David Wilcove

Wilcove to Assume Vice Dean Role on Permanent Basis

Feb 26 2024
By Tom Durso

David S. Wilcove, who has been serving as acting vice dean of the School of Public and International Affairs since the start of the academic year, will assume the role on a permanent basis beginning in the 2024-25 year.

Wilcove, a professor of ecology and evolutionary biology and public affairs and the High Meadows Environmental Institute, will succeed Miguel Centeno, who served as executive vice dean from July 2019 until he went on sabbatical last summer. 

As he has done since being named acting vice dean, Wilcove will oversee SPIA’s graduate and undergraduate academic programs. 

“David quickly immersed himself in the role and became an integral part of my senior leadership team,” said Amaney Jamal, the School’s dean. “I could not be happier that he has agreed to continue in the role.” 

Wilcove’s research focuses on the impacts of farming, logging, hunting, climate change, and other human activities on biodiversity. He and his graduate students and postdocs have studied these issues around the world, from New Zealand to the Amazon Basin and from Siberia to Borneo. Wilcove previously served in various academic administrative roles for the SPIA, most recently as faculty chair for the Ph.D. program and for the SPIA undergraduate program. 

Prior to joining Princeton’s faculty in 2001, he worked as a scientist for the Environmental Defense Fund, the Wilderness Society, and the Nature Conservancy. He is the author of two books — “No Way Home: The Decline of the World’s Great Animal Migrations” (2007) and “The Condor’s Shadow: The Loss and Recovery of Wildlife in America” (1999) — and many technical and popular articles in the fields of conservation biology, ornithology, and wildlife conservation.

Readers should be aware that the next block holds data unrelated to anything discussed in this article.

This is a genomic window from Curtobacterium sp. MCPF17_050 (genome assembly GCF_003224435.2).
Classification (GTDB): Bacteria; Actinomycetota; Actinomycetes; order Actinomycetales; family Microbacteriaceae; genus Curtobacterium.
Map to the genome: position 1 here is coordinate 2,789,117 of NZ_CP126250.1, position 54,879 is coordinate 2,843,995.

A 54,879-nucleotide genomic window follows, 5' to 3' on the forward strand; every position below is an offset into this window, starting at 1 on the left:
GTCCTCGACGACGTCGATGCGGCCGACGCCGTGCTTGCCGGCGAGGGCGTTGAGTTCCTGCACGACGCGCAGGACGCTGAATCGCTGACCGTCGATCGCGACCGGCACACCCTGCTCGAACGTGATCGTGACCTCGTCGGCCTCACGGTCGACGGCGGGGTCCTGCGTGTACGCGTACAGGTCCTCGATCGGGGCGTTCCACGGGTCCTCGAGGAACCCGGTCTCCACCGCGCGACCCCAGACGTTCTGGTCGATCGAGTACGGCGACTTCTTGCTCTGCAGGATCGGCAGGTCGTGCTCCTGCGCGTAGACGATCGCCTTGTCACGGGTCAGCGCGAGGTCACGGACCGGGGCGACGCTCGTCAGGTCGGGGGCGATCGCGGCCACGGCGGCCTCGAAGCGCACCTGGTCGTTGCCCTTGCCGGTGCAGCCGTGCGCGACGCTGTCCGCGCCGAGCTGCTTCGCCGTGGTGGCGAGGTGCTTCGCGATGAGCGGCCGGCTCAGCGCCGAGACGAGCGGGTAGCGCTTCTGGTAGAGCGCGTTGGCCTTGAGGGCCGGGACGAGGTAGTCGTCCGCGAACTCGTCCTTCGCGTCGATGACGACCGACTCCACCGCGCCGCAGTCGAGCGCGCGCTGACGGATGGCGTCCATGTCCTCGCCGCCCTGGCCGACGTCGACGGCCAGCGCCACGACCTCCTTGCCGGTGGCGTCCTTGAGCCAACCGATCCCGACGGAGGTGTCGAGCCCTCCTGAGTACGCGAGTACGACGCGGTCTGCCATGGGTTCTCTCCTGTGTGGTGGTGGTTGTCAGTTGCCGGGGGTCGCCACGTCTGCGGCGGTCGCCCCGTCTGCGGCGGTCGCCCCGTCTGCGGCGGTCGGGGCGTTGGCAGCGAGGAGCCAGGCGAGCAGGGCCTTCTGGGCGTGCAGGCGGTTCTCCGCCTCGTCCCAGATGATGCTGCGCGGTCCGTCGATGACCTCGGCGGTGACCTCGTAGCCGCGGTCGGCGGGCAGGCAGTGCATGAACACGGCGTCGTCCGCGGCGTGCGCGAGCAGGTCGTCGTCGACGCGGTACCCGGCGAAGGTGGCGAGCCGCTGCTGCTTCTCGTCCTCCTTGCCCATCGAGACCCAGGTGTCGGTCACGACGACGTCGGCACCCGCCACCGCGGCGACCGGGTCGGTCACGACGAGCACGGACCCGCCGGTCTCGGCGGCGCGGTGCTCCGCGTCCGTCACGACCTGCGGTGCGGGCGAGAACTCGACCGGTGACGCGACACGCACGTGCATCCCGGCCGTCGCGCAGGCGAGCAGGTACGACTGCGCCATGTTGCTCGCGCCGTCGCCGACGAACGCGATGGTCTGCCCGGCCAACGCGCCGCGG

Wilcove serves or has served on the boards of directors of the Doris Duke Charitable Foundation, the Society for Conservation Biology, Rare, the American Bird Conservancy, the Natural Areas Association, the Galapagos Conservancy, and the New Jersey Audubon Society, among other organizations. He has received awards from the Society for Conservation Biology, Defenders of Wildlife, the Pew Foundation, the Nature Conservancy, the Wildlife Society, and the Hauptman-Woodward Medical Research Institute. He received his undergraduate degree from Yale University and his doctorate from Princeton. 

“I am honored to serve as vice dean,” Wilcove said. “The School of Public and International Affairs plays a vital role here at Princeton and in the world at large. We have a proud history of educating future leaders and producing rigorous, cutting-edge research aimed at solving the most pressing issues of our time. I look forward to working with Dean Jamal to expand our positive impact on campus, in the United States, and around the world.” 

Jamal thanked Centeno for his service as executive vice dean. 

“I’m grateful to Miguel for his dedication and contributions to the School,” she said. “He was a valuable member of the leadership team taking on additional responsibilities during the last several years. I look forward to his continued counsel and advice as he continues with his high-level scholarship as a SPIA faculty member and researcher.”